APE: Now what does the future hold? Obviously there’s a lot of photography out there and you’ve got a tool that can be used for licensing. Do you see potential there?

Paul: Yes, a lot. It is always in times of great turmoil that great ideas emerge. Old and antiquated ways of licensing images, like RM and RF, are completely unfit to our world. You do not pay for potatoes based on what you intend to do with them, so why should you for photographs ? Because of this old world licensing model, images are now being stolen and re used at rates never seen before . Even mainstream publishers put your properly licensed images on Facebook, Twitter or Pinterest without paying you an extra dime because, well, there is just no licensing model for such usage.

Instead of going against the flow, Stipple allows photographers to embrace it. If people are going to use your photographs without your authorization, why not take advantage of it ? Your image, published a thousand times, becomes valuable real estate from which you can easily profit. With an e-commerce tag, it instantly starts generating revenue, wherever it is. No more need to spend hours tracking where your images are, sending endless take down notices, alienating potential new clients with threats. In fact, with Stipple, the more people use your images, the better it is. And with its live analytics tool, you can, at any time, see where they are published and what traffic they generate.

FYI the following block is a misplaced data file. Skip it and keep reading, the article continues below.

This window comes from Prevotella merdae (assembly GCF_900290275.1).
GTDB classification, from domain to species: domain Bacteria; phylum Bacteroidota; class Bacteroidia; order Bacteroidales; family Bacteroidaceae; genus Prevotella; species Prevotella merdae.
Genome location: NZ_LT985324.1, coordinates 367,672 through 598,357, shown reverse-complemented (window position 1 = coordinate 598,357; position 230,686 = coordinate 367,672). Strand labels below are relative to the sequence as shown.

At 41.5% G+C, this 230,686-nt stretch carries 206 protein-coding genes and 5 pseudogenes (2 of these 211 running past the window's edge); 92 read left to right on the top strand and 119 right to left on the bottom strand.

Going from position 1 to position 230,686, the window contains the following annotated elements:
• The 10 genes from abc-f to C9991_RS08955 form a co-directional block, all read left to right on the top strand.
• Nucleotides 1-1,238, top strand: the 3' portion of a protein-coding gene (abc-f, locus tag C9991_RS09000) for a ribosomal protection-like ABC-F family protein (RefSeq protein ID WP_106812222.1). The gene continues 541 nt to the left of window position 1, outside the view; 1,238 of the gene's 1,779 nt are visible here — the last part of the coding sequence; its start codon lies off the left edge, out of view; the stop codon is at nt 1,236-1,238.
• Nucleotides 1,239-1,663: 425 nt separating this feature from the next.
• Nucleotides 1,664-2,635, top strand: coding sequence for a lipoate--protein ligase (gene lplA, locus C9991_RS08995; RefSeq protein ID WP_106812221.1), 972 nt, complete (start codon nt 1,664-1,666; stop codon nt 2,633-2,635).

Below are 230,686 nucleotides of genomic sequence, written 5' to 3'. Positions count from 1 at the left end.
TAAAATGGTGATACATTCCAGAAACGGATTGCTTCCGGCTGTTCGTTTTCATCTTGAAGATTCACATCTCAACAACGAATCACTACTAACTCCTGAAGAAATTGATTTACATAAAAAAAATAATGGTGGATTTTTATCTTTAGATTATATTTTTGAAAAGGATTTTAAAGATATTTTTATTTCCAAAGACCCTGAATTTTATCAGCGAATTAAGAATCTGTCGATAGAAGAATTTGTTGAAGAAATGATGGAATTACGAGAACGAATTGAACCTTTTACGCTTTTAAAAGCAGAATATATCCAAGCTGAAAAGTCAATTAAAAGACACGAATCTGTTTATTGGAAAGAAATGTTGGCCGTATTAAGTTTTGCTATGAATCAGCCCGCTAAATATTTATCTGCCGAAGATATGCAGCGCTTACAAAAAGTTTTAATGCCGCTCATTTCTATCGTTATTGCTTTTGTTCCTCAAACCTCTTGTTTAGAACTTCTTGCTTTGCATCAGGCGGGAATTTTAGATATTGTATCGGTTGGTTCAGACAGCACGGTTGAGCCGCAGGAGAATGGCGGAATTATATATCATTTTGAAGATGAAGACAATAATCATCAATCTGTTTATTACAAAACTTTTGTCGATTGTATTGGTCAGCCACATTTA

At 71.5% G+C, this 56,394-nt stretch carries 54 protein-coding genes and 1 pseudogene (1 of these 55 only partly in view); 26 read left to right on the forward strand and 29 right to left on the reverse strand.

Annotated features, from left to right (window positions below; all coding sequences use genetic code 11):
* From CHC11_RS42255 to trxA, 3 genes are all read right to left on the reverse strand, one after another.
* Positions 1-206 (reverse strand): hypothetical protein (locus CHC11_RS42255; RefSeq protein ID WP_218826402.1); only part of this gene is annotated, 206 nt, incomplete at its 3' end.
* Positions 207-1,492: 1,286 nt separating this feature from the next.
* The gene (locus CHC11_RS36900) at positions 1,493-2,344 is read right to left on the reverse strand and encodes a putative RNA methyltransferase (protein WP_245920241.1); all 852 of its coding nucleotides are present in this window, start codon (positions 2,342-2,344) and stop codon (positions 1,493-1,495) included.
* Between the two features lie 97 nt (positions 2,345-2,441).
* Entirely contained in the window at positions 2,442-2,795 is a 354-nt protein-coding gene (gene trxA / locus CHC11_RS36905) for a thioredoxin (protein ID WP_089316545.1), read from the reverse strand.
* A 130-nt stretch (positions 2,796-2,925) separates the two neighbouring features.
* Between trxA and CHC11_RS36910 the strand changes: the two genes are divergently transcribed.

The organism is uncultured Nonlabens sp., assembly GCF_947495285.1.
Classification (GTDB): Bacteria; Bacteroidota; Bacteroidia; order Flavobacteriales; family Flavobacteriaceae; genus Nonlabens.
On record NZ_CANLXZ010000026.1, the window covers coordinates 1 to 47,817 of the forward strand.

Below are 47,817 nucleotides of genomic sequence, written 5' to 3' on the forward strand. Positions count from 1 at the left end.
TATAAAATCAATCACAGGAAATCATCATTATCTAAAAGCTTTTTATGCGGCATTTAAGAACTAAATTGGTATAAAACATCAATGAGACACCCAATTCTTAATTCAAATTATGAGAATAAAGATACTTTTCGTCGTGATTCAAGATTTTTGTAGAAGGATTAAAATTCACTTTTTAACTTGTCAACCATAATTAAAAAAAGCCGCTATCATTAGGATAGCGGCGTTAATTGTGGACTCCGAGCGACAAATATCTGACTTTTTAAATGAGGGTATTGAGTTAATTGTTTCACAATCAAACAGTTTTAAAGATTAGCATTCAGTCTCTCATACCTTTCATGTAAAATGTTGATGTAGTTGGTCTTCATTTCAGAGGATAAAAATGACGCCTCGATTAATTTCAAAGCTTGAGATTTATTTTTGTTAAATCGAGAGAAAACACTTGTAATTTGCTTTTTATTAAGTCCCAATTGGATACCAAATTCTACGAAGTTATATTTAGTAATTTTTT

APE: Anything else we should know about Stipple?

Paul: Yes. It is a great marketing tool. You can immediately see what type of images are the most popular and bring you the most traffic. You can than recalibrate you work accordingly by having a better sense of the public’s reaction to your work. You can also find out what type of images work where and better understand your market.

For photojournalists, it is also a great story telling tool : instead of lengthy captions, you can add information directly in the image, allowing inquisitive viewers to immediately get more information on specific parts of your photographs.
Stipple also works great for wedding photographers, who can add videos, locations, invites, but also more information on who made that beautiful cake or those flower arrangement.

Finally, last but certainly not least, Stipple is also perfect to proactively combat orphan works. Because the photographers ID is persistent and travels with the image, it allows for anyone to trace an image back to its owner with just one click.

I could go on and on about Stipple. The best is for photographers to experience it themselves, since it is free and currently in public beta. Anyone is welcome to sign up for an invitation ( they come quickly) at www.stipple.com.

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There Are 37 Comments On This Article.